Breakfast seminar on the New European Bauhaus

Comments and articles, Events | 16-04-2024

As a proud partner to the New European Bauhaus Festival, Stockholm Region EU Office, in collaboration with Stockholm Green Innovation District, hosted a breakfast seminar on the 9th of April to discuss how to shape sustainable, beautiful, and inclusive city districts with innovative and climate neutral solutions by and for citizens. The seminar aimed to present experiences best practices, and discuss challenges by different projects within Stockholm Green Innovation District (SGID).


The seminar on “How to shape sustainable, beautiful, and inclusive city districts” was Stockholm Region EU Office’s second breakfast seminar this year. It occurred during The Festival of New European Bauhaus, which took place from 9 to 13 April in Brussels. The festival, an initiative of The European Commission, serves as a vibrant platform connecting the European Green Deal with the urban environment, emphasizing a sustainable and inclusive future. It celebrates the spirit of creativity, climate transition, collaborations, and forward-thinking design.    

The seminar was hosted in collaboration with the Stockholm Green Innovation District (SGID). SGID is Stockholm’s new growth area for innovation and sustainability, stretching from the areas Årsta to Sickla. It is a citizen-driven climate transition with more than 50.000 inhabitants and 20.000 workplaces. The network consists of 18 members.  

The invited speakers were Mr. Östen Ekengren, Managing Director of SGID, and Mr. Håkan Hyllengren, Business developer at Atrium Ljungberg for the project Stockholm Wood City. The seminar was moderated by Ms. Anne Andersson, CEO of the Stockholm Region EU Office.   

The seminar    

Mr. Östen Ekengren, Managing Director of SGID, presented the work with sustainability, waste management, and choice of materials in the district. Mr. Ekengren stressed that even if SGID is a prominent project in Stockholm, “we are far away from living in a sustainable city”, emphasizing the process needs to speed up. Citizen engagement and attracting investors were highlighted as essential aspects of these projects and driving the climate transition further.  

Mr. Håkan Hyllengren continued by presenting Atrium Ljungberg’s pivotal role in shaping  Stockholm Wood City, the world’s largest city district in wood located in Stockholm. At the forefront of their mission is the ambition to create an attractive and sustainable urban environment where people want to spend time today and in the future. For Atrium Ljungberg, sustainability is a core value for their projects, and their vision is to create “a 15-minute city” where citizens have everything they need within the reach of 15 minutes.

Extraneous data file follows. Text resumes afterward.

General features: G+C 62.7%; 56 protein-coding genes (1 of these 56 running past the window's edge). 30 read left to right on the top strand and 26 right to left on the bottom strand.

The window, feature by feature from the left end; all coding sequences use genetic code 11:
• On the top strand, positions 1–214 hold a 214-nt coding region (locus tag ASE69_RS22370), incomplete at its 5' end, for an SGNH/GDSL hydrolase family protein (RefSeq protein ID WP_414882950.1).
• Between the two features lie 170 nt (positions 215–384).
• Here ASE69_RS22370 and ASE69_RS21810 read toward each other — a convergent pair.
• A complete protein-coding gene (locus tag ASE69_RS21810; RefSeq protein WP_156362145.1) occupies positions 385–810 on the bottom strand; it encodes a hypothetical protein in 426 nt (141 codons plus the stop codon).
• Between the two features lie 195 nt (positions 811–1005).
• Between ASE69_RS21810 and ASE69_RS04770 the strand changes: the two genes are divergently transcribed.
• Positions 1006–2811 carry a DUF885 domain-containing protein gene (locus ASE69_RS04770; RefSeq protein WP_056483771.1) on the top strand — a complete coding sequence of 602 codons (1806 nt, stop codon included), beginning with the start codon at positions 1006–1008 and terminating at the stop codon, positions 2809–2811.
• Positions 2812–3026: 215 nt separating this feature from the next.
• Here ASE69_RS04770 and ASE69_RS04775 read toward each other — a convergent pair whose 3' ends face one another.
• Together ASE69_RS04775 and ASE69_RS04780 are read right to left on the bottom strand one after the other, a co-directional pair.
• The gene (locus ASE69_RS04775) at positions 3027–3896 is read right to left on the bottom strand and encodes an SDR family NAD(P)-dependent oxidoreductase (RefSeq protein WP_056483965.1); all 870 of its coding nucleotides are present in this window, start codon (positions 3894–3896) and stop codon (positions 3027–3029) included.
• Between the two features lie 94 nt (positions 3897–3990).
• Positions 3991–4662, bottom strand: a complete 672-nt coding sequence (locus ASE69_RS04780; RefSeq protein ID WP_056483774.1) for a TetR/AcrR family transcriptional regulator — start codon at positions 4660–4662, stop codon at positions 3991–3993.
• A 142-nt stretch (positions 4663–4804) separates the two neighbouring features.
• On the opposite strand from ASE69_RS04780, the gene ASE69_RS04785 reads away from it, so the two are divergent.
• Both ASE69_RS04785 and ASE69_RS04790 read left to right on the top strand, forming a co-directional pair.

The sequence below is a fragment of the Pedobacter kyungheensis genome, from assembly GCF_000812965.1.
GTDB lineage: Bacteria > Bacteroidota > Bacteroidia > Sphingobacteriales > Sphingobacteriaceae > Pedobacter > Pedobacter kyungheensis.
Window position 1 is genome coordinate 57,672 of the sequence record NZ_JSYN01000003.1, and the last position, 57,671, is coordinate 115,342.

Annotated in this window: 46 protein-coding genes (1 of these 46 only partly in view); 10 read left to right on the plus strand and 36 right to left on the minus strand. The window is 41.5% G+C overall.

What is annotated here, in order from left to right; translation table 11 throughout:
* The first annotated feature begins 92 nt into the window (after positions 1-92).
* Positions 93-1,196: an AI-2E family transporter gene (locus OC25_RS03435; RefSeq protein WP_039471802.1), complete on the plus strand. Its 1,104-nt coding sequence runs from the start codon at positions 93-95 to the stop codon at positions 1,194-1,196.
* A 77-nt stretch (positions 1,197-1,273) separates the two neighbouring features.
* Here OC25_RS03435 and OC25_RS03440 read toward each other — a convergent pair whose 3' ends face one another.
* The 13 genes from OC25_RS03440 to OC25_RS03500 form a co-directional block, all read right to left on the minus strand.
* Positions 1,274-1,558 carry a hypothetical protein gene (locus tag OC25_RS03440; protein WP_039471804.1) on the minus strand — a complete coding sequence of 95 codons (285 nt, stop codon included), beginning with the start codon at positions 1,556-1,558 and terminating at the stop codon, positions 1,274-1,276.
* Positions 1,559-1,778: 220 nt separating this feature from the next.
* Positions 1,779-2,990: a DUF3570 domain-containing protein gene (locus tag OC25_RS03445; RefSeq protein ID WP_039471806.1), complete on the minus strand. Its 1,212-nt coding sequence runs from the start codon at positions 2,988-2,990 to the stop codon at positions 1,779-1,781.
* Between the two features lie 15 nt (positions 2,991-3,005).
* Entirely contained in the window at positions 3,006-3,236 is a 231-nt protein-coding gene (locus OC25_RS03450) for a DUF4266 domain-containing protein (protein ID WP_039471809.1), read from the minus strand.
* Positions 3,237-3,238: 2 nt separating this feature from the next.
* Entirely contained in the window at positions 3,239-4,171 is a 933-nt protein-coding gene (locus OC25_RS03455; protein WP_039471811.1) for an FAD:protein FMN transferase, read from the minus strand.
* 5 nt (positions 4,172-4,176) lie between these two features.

Stockholm Wood City has gained international attention due to its sustainable practices and choice of materials. Mr. Hyllengren underscored the significant environmental benefits of utilizing wood in building construction. By opting for wood framing, the project has managed to reduce CO2 emissions by almost 40% and reducing overall environmental impact. The technology is commonly used in Sweden, with additional benefits including health aspects and noise pollution reduction, particularly beneficial in densely populated urban areas.    

Furthermore, Mr. Ekengren stressed the global water shortage and the need to rethink water management in cities and industries. The Swedish Water Innovation Center (SWIC) has a unique testbed facility for innovation in water treatment, focusing on reusing purified wastewater. This method is becoming increasingly important as water shortage spreads.    

Lastly, citizens engagement and attracting investors were highlighted as pivotal for sustainability projects and driving the climate transition further. Mr. Ekengren pointed that every citizen can make a difference and are necessary actors for a climate neutral city. Supporting local citizen organizations, initiate practical projects and show citizens that it is profitable to be climate smart are some ways SGID have inspired their citizens to be more involved.  

Please find the presentations here.


Several key topics were discussed, such as heating systems when using wood, water management, and the role of city districts in sustainable development. The speakers emphasized the significance of active citizens and community involvement in the green transition, focusing on housing associations and local energy production. For example, in a district, citizens can both be the producer and user of the energy.   

In terms of Stockholm reaching its climate targets, Mr. Ekengren underlined political barriers and high prices for clean energy as hindrances. Due to the expensive prices of biogas, emissions will increase, stagnating the green transition. Mr. Hyllengren emphasized that the change does not have to come from the legislature but rather from tenants and citizens making a change.  

More information  

Stockholm Green Innovation District 

Stockholm Wood City – Urban development in Sickla (

The Festival of New European Bauhaus 

/Rebecca Timm, Strategisk kommunikatör och Felicia Simonsson, trainee på Stockholmsregionens Europakontor i Bryssel.